This map shows that, leading up to and during the Industrial Revolution, the improving of rivers for navigation went in tandem with the more celebrated building of canals. The noted engineer and surveyor John Smeaton (1724-1792) has made a map of part of the River Calder from just south of Halifax to Wakefield, listing along the route with variations of capital and lowercase letters the owners of the land, the places marked for some form of navigational work (mainly locks and bridges) and mill owners.
A plan of the River Calder from Wakefield to Brooksmouth and from hence to Salter Hebble Bridge, laid down from a survey taken in October and November 1757, with a projection for continuing the navigation from Wakefield to Salter Hebble Bridge near Halifax in the County of York by John Smeaton. 1757. (E) C17 (451) 
The whole amounts to a beautifully drawn and engraved map of the river at the start of the Industrial Revolution, and, with it’s listing of owners of lands and mills, a nice glimpse into Yorkshire life around 1757, a glimpse increased by the depictions of the towns and villages along the way, including the important wool town of Halifax. The map is both a plan of the river and a proposal for changes to the river to aid navigation, hence the claiming to be both a map of the river from Wakefield of Salter Hebble Bridge as well as a ‘projection for continuing the navigation…’ between the two. It’s nice to be able to note that the instrument maker Jesse Ramsden was born in Salter Hebble (now Salterhebble Bridge and part of Halifax) in 1735. Ramsden made the theodolite used by General Roy in the triangulation of Britain.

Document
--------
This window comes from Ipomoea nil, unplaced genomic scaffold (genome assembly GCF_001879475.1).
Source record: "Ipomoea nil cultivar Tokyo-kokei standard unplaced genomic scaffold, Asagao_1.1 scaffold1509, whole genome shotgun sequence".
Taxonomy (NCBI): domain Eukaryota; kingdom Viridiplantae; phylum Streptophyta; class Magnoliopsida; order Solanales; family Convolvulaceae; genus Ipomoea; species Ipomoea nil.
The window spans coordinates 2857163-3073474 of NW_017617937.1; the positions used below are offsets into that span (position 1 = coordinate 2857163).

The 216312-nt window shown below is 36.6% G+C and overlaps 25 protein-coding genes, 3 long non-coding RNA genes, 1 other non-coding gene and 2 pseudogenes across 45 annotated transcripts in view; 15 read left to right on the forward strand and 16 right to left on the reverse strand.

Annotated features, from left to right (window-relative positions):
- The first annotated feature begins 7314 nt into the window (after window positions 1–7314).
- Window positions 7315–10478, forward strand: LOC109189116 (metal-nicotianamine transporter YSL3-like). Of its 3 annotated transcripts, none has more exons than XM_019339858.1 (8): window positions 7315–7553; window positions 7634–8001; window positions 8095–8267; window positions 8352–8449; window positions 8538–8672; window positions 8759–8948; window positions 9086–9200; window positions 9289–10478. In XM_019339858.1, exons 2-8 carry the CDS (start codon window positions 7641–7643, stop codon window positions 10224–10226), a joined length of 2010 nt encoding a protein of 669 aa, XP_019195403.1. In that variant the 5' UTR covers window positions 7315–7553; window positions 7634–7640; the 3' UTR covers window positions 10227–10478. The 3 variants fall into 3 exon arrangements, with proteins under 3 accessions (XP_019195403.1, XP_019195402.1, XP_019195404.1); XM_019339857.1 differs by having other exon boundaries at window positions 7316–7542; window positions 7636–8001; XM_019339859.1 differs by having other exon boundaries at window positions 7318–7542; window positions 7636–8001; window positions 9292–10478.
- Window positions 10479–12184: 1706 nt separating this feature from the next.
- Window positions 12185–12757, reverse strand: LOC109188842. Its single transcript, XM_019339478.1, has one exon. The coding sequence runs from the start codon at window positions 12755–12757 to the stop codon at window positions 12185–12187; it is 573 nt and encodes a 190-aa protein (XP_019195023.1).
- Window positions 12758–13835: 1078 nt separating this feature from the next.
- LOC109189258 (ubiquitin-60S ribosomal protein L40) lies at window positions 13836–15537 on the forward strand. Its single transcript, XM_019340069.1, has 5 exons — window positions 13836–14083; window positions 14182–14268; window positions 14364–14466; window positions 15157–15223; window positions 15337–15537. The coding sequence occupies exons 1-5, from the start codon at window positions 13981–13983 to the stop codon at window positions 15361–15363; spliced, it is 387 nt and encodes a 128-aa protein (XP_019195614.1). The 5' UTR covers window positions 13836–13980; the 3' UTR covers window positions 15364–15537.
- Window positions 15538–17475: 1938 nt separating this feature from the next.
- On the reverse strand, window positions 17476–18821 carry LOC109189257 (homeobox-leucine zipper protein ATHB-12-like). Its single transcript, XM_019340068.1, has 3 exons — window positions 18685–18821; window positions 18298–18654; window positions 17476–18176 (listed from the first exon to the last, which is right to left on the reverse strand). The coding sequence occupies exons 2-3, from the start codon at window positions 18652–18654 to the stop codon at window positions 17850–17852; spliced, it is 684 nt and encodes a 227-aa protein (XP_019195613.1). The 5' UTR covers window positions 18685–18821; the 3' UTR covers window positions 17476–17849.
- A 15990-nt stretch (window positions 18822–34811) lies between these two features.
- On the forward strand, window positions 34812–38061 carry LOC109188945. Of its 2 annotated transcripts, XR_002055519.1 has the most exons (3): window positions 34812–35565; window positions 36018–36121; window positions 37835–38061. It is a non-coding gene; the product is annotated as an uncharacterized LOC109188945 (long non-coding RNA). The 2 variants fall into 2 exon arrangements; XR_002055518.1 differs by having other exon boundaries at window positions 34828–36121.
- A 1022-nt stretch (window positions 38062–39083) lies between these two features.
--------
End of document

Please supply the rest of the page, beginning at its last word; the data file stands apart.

The left and right of the map in more detail.
The way the Calder links up with the other river and canal systems in the area can be seen on this map.
With A map of the existing navigations of Yorkshire… from 1819 all the smaller rivers merge with larger waterways, eventually joining the Humber and from there the North Sea. The industrial importance of the area can be seen by the reference to local industry; coal, iron, waste, lime and chace (a form of metal working) and the map is, like the main map in this blog, a proposal for a new waterway, in this instance the Went Canal, though a proposal that seems not to have come to anything as the Went doesn’t appear on subsequent Ordnance Survey maps.
Smeaton was an important figure in the history of surveying and engineering. Born in Leeds in 1724 after working in law and as an instrument maker by the time of this map he was working on the use and working of watermills. This led to the creation of an equation named after him, the ‘Smeaton coefficient’ which dealt with the power of wind and water to turn wheels in mills, and was used by Orville and Wilbur Wright when they designed and flew the first motor-driven aeroplane, the Wright Flyer, in 1903.
Smeaton’s fame is based on a large number of civil engineering works, including the third Eddystone lighthouse, numerous bridges including those over the Tweed, Perth and Hexham as well as a number of harbours, including this one at Ramsgate, from a map made by Smeaton a few years before he died.
Plan of Ramsgate Harbour and principal works thereof 1790. (E) C17 (451) 
The two maps by Smeaton come from a volume of plans and maps of English navigational waterways spanning two hundred years, from the early 1600s to the early 1800s. The collection has the rather appropriate overall title of ‘The Cutt’.